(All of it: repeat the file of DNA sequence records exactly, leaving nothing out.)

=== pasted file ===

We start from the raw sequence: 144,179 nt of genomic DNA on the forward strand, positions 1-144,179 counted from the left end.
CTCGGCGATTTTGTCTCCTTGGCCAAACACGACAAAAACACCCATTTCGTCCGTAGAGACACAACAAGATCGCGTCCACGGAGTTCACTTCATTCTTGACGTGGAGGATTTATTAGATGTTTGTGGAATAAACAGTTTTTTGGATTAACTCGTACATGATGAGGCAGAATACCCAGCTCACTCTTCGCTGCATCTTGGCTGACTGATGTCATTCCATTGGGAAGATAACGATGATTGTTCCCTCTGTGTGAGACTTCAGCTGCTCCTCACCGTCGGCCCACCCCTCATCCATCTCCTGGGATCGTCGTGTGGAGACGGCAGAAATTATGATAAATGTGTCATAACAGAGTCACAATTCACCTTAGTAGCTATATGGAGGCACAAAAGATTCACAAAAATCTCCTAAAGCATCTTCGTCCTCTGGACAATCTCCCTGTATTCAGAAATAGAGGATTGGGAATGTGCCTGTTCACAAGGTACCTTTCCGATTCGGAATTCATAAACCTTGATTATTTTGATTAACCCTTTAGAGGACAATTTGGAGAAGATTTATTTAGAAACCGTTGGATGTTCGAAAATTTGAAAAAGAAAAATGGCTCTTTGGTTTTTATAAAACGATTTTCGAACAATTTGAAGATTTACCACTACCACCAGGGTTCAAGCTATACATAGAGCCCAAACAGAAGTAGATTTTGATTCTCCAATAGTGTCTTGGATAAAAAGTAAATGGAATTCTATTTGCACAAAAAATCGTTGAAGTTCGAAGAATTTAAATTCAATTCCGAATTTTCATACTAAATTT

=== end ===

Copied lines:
We start from the raw sequence: 144,179 nt of genomic DNA on the forward strand, positions 1-144,179 counted from the left end.
CTCGGCGATTTTGTCTCCTTGGCCAAACACGACAAAAACACCCATTTCGTCCGTAGAGACACAACAAGATCGCGTCCACGGAGTTCACTTCATTCTTGACGTGGAGGATTTATTAGATGTTTGTGGAATAAACAGTTTTTTGGATTAACTCGTACATGATGAGGCAGAATACCCAGCTCACTCTTCGCTGCATCTTGGCTGACTGATGTCATTCCATTGGGAAGATAACGATGATTGTTCCCTCTGTGTGAGACTTCAGCTGCTCCTCACCGTCGGCCCACCCCTCATCCATCTCCTGGGATCGTCGTGTGGAGACGGCAGAAATTATGATAAATGTGTCATAACAGAGTCACAATTCACCTTAGTAGCTATATGGAGGCACAAAAGATTCACAAAAATCTCCTAAAGCATCTTCGTCCTCTGGACAATCTCCCTGTATTCAGAAATAGAGGATTGGGAATGTGCCTGTTCACAAGGTACCTTTCCGATTCGGAATTCATAAACCTTGATTATTTTGATTAACCCTTTAGAGGACAATTTGGAGAAGATTTATTTAGAAACCGTTGGATGTTCGAAAATTTGAAAAAGAAAAATGGCTCTTTGGTTTTTATAAAACGATTTTCGAACAATTTGAAGATTTACCACTACCACCAGGGTTCAAGCTATACATAGAGCCCAAACAGAAGTAGATTTTGATTCTCCAATAGTGTCTTGGATAAAAAGTAAATGGAATTCTATTTGCACAAAAAATCGTTGAAGTTCGAAGAATTTAAATTCAATTCCGAATTTTCATACTAAATTT